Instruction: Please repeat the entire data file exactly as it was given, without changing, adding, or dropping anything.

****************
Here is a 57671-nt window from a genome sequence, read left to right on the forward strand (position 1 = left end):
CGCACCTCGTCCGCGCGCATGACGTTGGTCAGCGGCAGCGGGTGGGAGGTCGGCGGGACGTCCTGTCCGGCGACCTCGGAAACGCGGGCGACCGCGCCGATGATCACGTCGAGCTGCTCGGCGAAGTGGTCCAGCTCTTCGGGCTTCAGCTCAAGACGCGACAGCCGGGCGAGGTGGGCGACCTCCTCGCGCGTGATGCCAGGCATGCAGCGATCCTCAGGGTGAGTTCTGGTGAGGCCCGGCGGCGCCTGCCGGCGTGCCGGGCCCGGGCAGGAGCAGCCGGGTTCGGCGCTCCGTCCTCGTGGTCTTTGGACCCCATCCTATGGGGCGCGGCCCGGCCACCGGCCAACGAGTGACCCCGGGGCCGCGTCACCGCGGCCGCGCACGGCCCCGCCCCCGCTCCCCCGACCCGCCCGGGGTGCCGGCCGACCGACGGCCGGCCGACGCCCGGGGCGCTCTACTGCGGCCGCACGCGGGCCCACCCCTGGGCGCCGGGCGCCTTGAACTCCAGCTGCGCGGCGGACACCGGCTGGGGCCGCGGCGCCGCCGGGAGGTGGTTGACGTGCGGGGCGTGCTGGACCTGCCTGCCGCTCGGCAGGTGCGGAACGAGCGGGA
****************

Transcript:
Here is a 57671-nt window from a genome sequence, read left to right on the forward strand (position 1 = left end):
CGCACCTCGTCCGCGCGCATGACGTTGGTCAGCGGCAGCGGGTGGGAGGTCGGCGGGACGTCCTGTCCGGCGACCTCGGAAACGCGGGCGACCGCGCCGATGATCACGTCGAGCTGCTCGGCGAAGTGGTCCAGCTCTTCGGGCTTCAGCTCAAGACGCGACAGCCGGGCGAGGTGGGCGACCTCCTCGCGCGTGATGCCAGGCATGCAGCGATCCTCAGGGTGAGTTCTGGTGAGGCCCGGCGGCGCCTGCCGGCGTGCCGGGCCCGGGCAGGAGCAGCCGGGTTCGGCGCTCCGTCCTCGTGGTCTTTGGACCCCATCCTATGGGGCGCGGCCCGGCCACCGGCCAACGAGTGACCCCGGGGCCGCGTCACCGCGGCCGCGCACGGCCCCGCCCCCGCTCCCCCGACCCGCCCGGGGTGCCGGCCGACCGACGGCCGGCCGACGCCCGGGGCGCTCTACTGCGGCCGCACGCGGGCCCACCCCTGGGCGCCGGGCGCCTTGAACTCCAGCTGCGCGGCGGACACCGGCTGGGGCCGCGGCGCCGCCGGGAGGTGGTTGACGTGCGGGGCGTGCTGGACCTGCCTGCCGCTCGGCAGGTGCGGAACGAGCGGGA